Can We Put An End To Keeping Cnc Post Processor Technologies As Mysterious And Black Box Technologies?


My first question is, "Should CNC post-processing remain an enigmatic (mysterious) and black box (secret) technology that only a very small minority can operate?"

Our response is a resounding "no."

Let's begin by examining why CNC post-processing is currently treated as a mysterious and black-box technology:

1. Complexity of Current CNC Post Processor Editors: The existing CNC post-processor editors within CAM software are exceedingly challenging to use. Often, they rely on programming languages like Visual Basic or JavaScript and function as basic configuration files or text editors. These editors lack user-friendliness, making it difficult to tailor post-processors for unique requirements, such as angular tool support, multi-channel mill turn functionality, specialized positioning moves between operations, or distinct positioning styles limited to simultaneous operations.


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2. Programming Expertise Needed: Proficiency in G Codes (NC programs) isn't sufficient for the effective use of these post-processor editors. A mastery similar to that of a software programming professional is essential to exploiting the full potential of these tools.

3. Restricted Access to CNC Post Processor Editors Within CAM software: Some CAM vendors restrict or partially close access to post-processor editing for end users. This illogical practice necessitates users to rely on CAM resellers for even minor post-processor modifications.

4. Limited Documentation and Insufficient Training Materials: Comprehensive resources to facilitate learning and mastering these post-processor editors are scarce. The available information often falls short of adequately training users in their use.

5. Knowledge Hoarding: Many individuals withhold their knowledge and expertise in CNC post-processor editing. This reluctance to share stems from financial incentives, as some individuals profit from their expertise. Moreover, certain resellers discourage users from learning post-processor editing to maintain dependence on their services. This, in turn, supports resellers in pushing newer CAM versions.

Collectively, these factors contribute to CNC post-processing being perceived as an enigmatic and black-box technology limited to a select few. However, this status quo must change. CNC post-processor development/editing is a pivotal step bridging CAM to CNC. Effective post-processing is indispensable for optimizing CNC machining efficiency.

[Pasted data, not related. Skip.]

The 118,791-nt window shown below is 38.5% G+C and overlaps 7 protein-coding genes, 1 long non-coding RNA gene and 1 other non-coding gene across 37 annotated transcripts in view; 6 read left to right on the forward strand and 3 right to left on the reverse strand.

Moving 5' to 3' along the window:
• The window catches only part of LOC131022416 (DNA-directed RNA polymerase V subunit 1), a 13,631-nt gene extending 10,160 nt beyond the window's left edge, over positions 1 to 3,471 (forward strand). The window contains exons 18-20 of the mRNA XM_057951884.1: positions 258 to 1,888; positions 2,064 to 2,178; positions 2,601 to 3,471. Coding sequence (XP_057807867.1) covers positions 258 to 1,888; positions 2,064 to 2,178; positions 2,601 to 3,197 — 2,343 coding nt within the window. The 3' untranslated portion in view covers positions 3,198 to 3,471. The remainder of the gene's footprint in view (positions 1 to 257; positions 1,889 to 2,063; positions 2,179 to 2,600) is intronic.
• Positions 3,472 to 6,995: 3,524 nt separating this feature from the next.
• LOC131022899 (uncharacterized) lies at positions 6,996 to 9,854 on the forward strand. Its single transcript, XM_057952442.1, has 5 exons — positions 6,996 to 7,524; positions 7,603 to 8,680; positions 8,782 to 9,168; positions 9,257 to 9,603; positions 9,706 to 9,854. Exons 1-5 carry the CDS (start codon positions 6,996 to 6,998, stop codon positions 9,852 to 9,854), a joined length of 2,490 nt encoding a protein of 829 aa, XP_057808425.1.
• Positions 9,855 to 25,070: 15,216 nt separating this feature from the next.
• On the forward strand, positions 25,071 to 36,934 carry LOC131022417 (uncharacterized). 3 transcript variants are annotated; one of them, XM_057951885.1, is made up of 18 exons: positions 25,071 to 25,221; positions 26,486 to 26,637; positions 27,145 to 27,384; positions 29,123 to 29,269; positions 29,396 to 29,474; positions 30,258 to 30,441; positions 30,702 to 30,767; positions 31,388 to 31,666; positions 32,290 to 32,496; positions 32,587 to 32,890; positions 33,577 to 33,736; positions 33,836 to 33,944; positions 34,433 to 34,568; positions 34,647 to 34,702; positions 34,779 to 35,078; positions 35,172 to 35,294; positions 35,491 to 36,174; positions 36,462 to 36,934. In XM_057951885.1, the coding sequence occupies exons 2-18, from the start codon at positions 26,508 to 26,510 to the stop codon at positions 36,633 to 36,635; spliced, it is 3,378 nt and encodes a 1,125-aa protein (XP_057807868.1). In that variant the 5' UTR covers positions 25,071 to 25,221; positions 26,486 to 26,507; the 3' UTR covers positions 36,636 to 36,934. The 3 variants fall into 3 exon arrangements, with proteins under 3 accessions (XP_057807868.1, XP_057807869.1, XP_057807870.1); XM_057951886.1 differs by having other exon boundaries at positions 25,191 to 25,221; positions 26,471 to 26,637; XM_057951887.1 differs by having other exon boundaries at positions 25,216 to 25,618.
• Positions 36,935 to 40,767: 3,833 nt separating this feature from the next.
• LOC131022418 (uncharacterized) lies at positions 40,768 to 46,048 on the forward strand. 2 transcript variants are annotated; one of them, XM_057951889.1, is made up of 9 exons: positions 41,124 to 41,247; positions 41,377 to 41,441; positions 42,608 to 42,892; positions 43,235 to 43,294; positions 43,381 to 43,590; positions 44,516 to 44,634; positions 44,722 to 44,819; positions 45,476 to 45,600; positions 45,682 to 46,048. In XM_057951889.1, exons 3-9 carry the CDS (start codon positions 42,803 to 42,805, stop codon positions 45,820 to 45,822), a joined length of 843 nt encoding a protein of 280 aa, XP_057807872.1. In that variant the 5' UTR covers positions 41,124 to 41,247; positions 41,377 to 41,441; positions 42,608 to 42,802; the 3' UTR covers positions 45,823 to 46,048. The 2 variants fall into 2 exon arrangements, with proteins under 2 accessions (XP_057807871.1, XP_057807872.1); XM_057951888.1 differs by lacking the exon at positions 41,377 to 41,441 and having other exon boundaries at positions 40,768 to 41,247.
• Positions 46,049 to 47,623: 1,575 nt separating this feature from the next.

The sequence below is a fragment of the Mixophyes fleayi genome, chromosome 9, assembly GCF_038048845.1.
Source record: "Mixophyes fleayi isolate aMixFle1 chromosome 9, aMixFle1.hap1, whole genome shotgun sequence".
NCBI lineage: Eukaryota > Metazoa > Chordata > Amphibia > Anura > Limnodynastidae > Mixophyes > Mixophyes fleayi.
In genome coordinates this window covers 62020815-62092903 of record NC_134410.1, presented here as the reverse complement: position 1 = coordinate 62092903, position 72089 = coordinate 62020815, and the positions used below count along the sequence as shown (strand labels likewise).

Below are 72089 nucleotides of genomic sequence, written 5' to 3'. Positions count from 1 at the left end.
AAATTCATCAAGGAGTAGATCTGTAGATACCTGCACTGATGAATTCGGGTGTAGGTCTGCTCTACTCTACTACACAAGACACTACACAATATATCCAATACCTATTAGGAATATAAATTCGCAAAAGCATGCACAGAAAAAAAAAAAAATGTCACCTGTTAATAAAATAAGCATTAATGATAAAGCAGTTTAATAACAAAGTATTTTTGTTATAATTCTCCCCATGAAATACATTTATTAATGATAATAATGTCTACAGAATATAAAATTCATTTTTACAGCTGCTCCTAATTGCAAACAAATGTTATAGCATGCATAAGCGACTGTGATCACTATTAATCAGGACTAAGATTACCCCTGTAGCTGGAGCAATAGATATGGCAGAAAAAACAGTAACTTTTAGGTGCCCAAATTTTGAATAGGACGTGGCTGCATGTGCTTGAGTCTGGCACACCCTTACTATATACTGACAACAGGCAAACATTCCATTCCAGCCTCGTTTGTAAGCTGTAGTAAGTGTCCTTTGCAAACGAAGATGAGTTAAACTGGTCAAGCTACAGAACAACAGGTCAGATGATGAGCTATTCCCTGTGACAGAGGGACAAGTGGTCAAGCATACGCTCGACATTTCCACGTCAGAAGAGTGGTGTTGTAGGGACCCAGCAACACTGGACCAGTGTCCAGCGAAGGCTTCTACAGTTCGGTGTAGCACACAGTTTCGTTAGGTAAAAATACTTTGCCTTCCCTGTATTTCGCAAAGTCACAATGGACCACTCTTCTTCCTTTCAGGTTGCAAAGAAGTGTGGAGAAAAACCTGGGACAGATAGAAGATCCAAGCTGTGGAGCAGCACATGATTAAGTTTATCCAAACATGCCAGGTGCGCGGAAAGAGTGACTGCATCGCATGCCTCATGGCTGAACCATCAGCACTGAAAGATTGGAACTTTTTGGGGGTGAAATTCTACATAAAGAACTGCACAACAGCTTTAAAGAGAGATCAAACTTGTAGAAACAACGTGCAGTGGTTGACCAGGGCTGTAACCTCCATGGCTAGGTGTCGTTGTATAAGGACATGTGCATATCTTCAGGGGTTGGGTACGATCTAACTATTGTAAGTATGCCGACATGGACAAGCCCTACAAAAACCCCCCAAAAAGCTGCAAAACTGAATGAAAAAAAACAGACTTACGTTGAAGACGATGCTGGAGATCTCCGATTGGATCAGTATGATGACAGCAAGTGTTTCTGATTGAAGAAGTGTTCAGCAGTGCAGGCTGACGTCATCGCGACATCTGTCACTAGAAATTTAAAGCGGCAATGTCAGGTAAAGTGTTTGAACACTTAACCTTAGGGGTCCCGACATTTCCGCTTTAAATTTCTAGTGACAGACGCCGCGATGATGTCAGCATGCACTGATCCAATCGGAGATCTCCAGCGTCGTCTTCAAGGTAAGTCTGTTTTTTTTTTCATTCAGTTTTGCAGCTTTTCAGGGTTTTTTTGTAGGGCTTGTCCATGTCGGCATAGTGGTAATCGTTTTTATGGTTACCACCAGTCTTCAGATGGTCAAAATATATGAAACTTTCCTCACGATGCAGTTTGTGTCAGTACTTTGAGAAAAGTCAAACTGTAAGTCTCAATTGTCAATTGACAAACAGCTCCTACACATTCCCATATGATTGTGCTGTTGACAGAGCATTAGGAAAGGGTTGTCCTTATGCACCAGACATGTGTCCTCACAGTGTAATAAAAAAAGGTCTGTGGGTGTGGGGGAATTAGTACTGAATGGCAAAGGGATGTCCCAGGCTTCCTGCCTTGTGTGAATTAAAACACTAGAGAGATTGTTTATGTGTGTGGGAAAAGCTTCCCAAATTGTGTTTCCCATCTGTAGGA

We firmly believe that the classification of CNC post-processing as a black-box technology should be challenged. We argue that more individuals can acquire proficiency in CNC post-processor operations.


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There are 2 significant pieces of evidence that lead me to think like that on this matter.
1. There are many talented CAM programmers/CNC machinistsIn some companies using CAM software, I have observed that after a while, some users become better at CAM programming than the technical trainers from the CAM software vendor. Have you also witnessed a situation like this?
Using CAM software continuously for various real part cuttings enhances the user's experience in using the software. Furthermore, the manufacturing experience of the person operating the CNC machine in the field also increases over time. When this manufacturing experience is combined with the capabilities of the CAM software, it results in a powerful user experience.
On the other hand, individuals providing CAM training may learn all the commands and details of the software very well, but if they lack real-world experience, they might not be as proficient as actual users in knowing which commands to use and how to make necessary adjustments for those commands.

2️. Some CAM programmers/CNC machinists have extensive knowledge of G Code programming. Writing G Codes (NC programs) manually is often presented as a bad thing. I disagree. What I've seen for years is that those who can write G codes manually are the ones who can process a part in the shortest time possible. They achieve remarkable results by combining their profound manufacturing knowledge with their NC programming skills.

The need for manual programming has almost disappeared after the advent of CAM software. Of course, when you have the CAM technology, you should use it instead of writing G codes. However, knowing how to machine a part with manually written G codes is very important knowledge that every CNC machinist should have.


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My questions are:

➡Considering these points, do you believe CNC post-processing should remain an enigmatic and black box technology accessible only to a very small minority?

➡Why can't individuals who become better at using a CAM software than their trainers also create their own post-processors better than the CAM vendor?

➡Why can't those who can write G codes manually become CNC post-processor experts? They already possess the most important information since they know how G-codes work.

I can already hear objections: CNC post-processors are a highly sensitive matter, and those who are not knowledgeable should definitely not meddle with them, etc.

I don't agree with these objections. The examples of some users becoming better at using the CAM software than their trainers over time and people who can manually write G codes on their own are 2 strong pieces of evidence to the contrary.

What is lacking here is an easy-to-use, powerful CNC post-processor design tool. Currently, there are very few CNC post-processor editors that can be used by CAM programmers.

With #MANUSpostdeveloper, we are changing that. We proudly state that anyone interested in improving their post-processing skills will now have the chance with #MANUSpostdeveloper.

2023 . MANUS